Auteur: Nikolaj Nielsen
BRUSSELS - A handful of Mediterranean member states are against proposed EU rules on how to save migrants out at sea.
Despite calls for greater EU support by their heads of state, Italy and Malta say the European Commission does not have the appropriate legal powers to lead search and rescue and disembarkation operations in the Mediterranean.
They are backed by Greece, Spain, France, and Cyprus.
“All these countries are asking the other member states to help them and to take responsibility but at the same time they don’t want those member states to be responsible for the search and rescue through common guidelines drawn up by the commission,” Ann Singleton, co-chair of the trustees of the UK-based civil liberties group Statewatch, told this website on Wednesday (16 October),
Singleton, who is also a research centre head at the University of Bristol, said the member states are reluctant to cede sovereign powers over to the EU in any meaningful, positive common migration policy.
Instead the EU has ended up with “a hotch-potch of counter-productive control of immigration border policies”, which has resulted in tens of thousands of deaths over the last decade.
Public announcements against accepting more migrants have put the six on guard.
“From their perspective, they are seeing announcements by other member states saying that they don’t want to accept any more refugees and migrants,” said Singleton.
All six have maritime territories that extend out to the Mediterranean Sea where each year thousands of migrants and refugees cross to the EU.
The commission in April put forward a proposal on rules of engagement for joint patrolling and the disembarkation of intercepted or rescued persons at sea.
It says member states can sometimes apply different and even conflicting rules in the same sea operation. The breach of fundamental rights and so-called push backs would be guaranteed, says the commission.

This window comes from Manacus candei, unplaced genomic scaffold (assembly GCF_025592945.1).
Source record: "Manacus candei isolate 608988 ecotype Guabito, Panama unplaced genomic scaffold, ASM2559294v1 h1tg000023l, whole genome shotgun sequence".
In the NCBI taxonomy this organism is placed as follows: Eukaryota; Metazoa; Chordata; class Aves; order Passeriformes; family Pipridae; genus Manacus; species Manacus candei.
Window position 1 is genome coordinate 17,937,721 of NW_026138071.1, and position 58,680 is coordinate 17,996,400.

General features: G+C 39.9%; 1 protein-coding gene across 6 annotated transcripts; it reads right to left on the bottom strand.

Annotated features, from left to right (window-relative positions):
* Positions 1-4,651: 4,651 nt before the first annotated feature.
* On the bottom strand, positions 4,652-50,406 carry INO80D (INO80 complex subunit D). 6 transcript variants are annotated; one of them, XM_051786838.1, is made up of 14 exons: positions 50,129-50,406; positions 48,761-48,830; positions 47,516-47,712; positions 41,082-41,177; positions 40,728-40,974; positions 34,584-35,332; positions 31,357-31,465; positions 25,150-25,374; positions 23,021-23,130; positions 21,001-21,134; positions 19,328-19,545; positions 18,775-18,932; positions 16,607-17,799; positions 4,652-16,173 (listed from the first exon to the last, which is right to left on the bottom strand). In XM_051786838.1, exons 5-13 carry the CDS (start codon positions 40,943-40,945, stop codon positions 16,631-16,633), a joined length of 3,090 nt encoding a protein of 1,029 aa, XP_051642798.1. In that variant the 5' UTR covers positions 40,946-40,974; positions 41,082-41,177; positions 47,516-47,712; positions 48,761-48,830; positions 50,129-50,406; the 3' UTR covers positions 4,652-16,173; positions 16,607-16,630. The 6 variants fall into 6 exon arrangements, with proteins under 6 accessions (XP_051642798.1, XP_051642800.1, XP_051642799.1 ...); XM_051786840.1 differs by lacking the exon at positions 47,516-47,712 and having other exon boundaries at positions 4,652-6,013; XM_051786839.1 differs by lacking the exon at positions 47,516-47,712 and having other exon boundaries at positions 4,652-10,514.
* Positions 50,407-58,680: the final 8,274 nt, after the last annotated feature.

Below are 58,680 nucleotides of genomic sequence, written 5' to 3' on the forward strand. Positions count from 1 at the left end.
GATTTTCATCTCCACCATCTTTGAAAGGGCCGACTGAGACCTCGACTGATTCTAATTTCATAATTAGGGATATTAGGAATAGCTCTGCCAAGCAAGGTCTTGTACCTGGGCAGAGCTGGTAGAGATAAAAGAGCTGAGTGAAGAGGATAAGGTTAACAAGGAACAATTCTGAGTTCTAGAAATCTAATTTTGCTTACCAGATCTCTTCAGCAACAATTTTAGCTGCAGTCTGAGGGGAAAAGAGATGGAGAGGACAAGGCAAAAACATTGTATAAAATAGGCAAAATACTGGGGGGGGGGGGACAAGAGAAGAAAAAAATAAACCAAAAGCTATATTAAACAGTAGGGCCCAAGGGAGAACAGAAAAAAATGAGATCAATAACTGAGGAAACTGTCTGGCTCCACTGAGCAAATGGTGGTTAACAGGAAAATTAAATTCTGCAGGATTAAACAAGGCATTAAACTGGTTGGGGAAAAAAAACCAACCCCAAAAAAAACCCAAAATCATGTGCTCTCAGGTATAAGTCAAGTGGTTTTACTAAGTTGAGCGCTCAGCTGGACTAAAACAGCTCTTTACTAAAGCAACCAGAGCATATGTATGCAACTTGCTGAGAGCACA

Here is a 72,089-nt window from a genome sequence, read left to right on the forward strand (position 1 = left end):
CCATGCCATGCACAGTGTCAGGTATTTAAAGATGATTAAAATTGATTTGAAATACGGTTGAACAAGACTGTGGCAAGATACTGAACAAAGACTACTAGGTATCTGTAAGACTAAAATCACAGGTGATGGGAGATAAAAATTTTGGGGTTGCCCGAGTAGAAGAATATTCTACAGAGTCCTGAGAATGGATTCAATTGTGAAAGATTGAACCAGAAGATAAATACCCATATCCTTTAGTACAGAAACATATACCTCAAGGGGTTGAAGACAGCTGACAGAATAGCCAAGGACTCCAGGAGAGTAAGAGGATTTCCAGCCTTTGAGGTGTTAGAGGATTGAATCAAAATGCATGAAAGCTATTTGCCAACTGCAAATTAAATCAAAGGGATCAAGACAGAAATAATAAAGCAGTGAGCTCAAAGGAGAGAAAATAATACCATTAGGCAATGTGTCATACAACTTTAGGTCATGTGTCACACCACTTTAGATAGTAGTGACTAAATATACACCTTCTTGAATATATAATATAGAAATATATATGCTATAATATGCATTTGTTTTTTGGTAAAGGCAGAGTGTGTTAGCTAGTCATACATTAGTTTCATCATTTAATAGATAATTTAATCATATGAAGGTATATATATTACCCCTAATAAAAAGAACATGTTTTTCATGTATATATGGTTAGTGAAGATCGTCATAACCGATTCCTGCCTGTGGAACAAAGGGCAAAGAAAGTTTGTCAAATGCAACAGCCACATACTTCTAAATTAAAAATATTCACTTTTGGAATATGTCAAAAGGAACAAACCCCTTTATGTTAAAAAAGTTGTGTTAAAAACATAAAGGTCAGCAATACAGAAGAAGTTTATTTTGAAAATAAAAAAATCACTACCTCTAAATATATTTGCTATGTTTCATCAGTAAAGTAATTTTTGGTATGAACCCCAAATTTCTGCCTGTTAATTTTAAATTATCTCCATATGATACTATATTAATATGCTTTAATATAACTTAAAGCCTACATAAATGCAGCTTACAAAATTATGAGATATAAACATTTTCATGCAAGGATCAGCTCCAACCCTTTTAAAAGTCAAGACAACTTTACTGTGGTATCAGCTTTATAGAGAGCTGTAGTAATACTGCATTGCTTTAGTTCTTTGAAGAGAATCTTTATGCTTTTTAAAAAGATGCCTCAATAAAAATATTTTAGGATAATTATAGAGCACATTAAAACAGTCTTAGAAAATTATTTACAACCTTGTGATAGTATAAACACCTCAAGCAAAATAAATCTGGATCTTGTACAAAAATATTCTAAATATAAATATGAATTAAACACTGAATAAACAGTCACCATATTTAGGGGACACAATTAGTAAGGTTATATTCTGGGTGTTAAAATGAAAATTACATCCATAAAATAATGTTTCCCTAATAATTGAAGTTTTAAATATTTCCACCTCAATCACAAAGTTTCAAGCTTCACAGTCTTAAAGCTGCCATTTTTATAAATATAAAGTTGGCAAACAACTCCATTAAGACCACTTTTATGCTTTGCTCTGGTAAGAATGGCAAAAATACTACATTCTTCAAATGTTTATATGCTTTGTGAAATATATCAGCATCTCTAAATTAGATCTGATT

“Amidst this legal uncertainty, member states’ participation in sea operations co-ordinated by the agency [Frontex] was low in terms of contributing craft, vessels and human resources,” notes the commission proposal.
But the six member states, in a document dated 10 October, say the ideas on search and rescue situations and returning those rescued to land “constitutes a red line.”
They say existing international rules are sufficient and that it is up to member states to carry them out.
The European Commission input and competence, it notes, “is highly questionable.”
They also contest a European Court of Justice decision that the European Parliament has any say in the matter.
A Maltese diplomat told this website that the proposed provisions on search and rescue and disembarkation risks creating discrepancies with existing international law.
“This in no way implies opposition to Frontex-coordinated joint operations, nor does it in any way detract from the effectiveness of the operation, ” he said.
He pointed out that Malta supports an enhanced role for Frontex-coordinated operations at the Mediterranean.
The show of protest comes at a sensitive moment.
Over 350 migrants died two weeks ago after their boat caught fire and capsized off the Italian island of Lampedusa.
In a separate incident a week later, some 200 migrants and Syrian refugees were rescued in a joint-Maltese and Italian operation, although 34 perished.
The two disasters drew widespread condemnation from national and EU leaders as Syrian refugees and migrants continue to embark across the waters regardless of the dangers.
Some 32,000 are said to have attempted the crossing to Italy since the beginning of the year up to the end of September.
EU home affairs commissioner Cecilia Malmstrom had on 8 October, in the wake of the Lampedusa disaster, announced that Frontex would expand its rescue operations in the Mediterranean.
“I have asked the ministers to give their political support and to make the necessary resources available,” she said.
Member states have yet to receive any formal details of Malmstrom’s plan.
A EU source close to the issue said they are unlikely to make any decision in the near future on her proposal.
The commission, for its part, is currently discussing Malmstrom’s plans with Frontex.